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Migrated Rows In Oracle Data Warehouse Autonomous Databases (“Sit Down. Stand Up.”) March 14, 2023

Posted by Richard Foote in 19c, 19c New Features, Autonomous Data Warehouse, Autonomous Database, Changing ROWID, Migrated Rows, Oracle, Oracle Cloud, Oracle Indexes, Oracle19c, ROWID.

In all my recent discussions on how Oracle can now update ROWIDs on the fly when a row migrates, I’ve mentioned how this only occurs on tables in which the ENABLE ROW MOVEMENT clause has been set.

So you have the option on whether you wish this new behaviour to occur by simply not setting ENABLE ROW MOVEMENT on tables where you want the previous behavior of the ROWIDs not changing when a row migrates (and for Oracle to simply have a pointer in the original table block to denote the new location of the row). You may not what ROWIDs to suddenly change on you for example if you have an application that explicitly stores ROWIDs and relies on them not changing for the application to correctly fetch data.

However, all my previous tests and examples have been run on Oracle Transaction Processing Autonomous Database environments, but as Phil Goldenberg mentioned in this comment, things unfortunately behave somewhat differently in Oracle Data Warehouse Autonomous Database environments.

To illustrate, a simple little demo as usual, but this time using an Oracle Data Warehouse Autonomous Database environment…

Let’s start by creating and populating a tightly packed table, but without setting the ENABLE ROW MOVEMENT clause:

SQL> create table bowie (id number, name varchar2(142)) pctfree 0;

Table BOWIE created.

SQL> insert into bowie select rownum, 'BOWIE' from dual connect by level <=10000;

10,000 rows inserted.

SQL> commit;

Commit complete.

SQL> exec dbms_stats.gather_table_stats(ownname=>null, tabname=>'BOWIE');

PL/SQL procedure successfully completed.

Let’s now create an index based on the ID column:

SQL> create index bowie_id_i on bowie(id);

Index BOWIE_ID_I created.

SQL> select index_name, num_rows, blevel, leaf_blocks from user_indexes where table_name='BOWIE';

_____________ ___________ _________ ______________
BOWIE_ID_I          10000         1             23

Let’s have a look at the ROWIDs of a few random rows:

SQL> select id, rowid from bowie where id in (42, 424, 4242) order by id;

     ID                 ROWID
_______ _____________________

If we store these ROWIDs, we can use them to directly access a row of interest very efficiently:

SQL> select id from bowie where rowid='AAASTdAAAAAAJq0AAp';


Next, I’ll update the table, increasing the size of the rows such that I generate a bunch of migrated rows:


10,000 rows updated.

SQL> commit;

Commit complete.

As discussed previously, if this were an Oracle Transaction Processing Autonomous Database environment, because I haven’t set ENABLE ROW MOVEMENT on this table, the ROWIDs of any migrated rows would NOT have changed.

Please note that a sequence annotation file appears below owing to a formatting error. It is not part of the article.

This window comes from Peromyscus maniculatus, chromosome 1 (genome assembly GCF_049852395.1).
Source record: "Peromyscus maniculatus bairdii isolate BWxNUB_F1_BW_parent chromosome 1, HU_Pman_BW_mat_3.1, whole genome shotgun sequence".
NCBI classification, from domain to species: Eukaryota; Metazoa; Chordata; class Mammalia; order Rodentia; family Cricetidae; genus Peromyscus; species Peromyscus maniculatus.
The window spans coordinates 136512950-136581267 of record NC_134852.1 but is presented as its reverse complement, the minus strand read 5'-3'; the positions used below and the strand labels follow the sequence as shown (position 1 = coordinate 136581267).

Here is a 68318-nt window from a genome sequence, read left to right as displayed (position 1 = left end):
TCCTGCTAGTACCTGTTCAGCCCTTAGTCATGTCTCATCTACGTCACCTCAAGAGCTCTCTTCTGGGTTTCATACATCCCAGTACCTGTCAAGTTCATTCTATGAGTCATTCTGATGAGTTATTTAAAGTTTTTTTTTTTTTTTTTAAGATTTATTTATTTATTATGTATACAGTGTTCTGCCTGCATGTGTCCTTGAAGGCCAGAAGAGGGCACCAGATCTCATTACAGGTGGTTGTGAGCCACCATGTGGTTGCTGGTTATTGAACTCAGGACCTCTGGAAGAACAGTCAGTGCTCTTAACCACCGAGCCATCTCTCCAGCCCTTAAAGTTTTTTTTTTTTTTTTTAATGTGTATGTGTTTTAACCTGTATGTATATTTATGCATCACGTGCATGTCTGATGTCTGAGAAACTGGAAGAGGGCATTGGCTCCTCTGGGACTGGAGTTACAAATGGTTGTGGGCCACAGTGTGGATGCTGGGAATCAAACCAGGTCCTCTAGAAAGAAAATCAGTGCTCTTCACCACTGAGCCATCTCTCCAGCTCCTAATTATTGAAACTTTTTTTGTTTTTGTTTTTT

But here in this Oracle Data Warehouse Database environment:

SQL> select id, rowid from bowie where id in (42, 424, 4242) order by id;

     ID                 ROWID
_______ _____________________

We can see that all these rows now have a new ROWID.

If I now re-run my previous query that relied on the ROWIDs not changing:

SQL> select id from bowie where rowid='AAASTdAAAAAAJq0AAp';

no rows selected

We can see that the query no longer returns the required row.

And yet, if we ANALYZE the table:

SQL> analyze table bowie compute statistics;

Table BOWIE analyzed.

SQL> select table_name, num_rows, blocks, chain_cnt, row_movement from user_tables where table_name='BOWIE';

_____________ ___________ _________ ____________ _______________
BOWIE               10000        28            0 DISABLED

We can see that we have no migrated/chained rows listed, even though ENABLE ROW MOVEMENT is disabled.

I think this a little unfortunate, because I quite like the concept of ROWIDs being updated when a row migrates, but I also like the option of being able to revert to the previous behaviour if necessary.

I have no idea how this works in the other Oracle Autonomous Database environments (other than Transaction Processing), but regardless, this behaviour can potentially change on any of the environments at any time.

So, what’s the moral of the story? Well there’s a couple.

Firstly, in Oracle Autonomous Database environments, you’re meant to have a “hands-off” attitude and just let Oracle handle all this day to day stuff. So you can’t necessarily rely on the behaviour of the database to be as consistent as in environments where you control all the levers. Indexes might come and go, tables might suddenly get partitioned, ROWIDs might change when a row migrates, etc. etc. etc. etc.

And secondly, it’s becoming an even worse idea for applications to explicitly store and rely on ROWIDs not changing for such applications function properly. Especially, if you use Oracle Autonomous Database environments…


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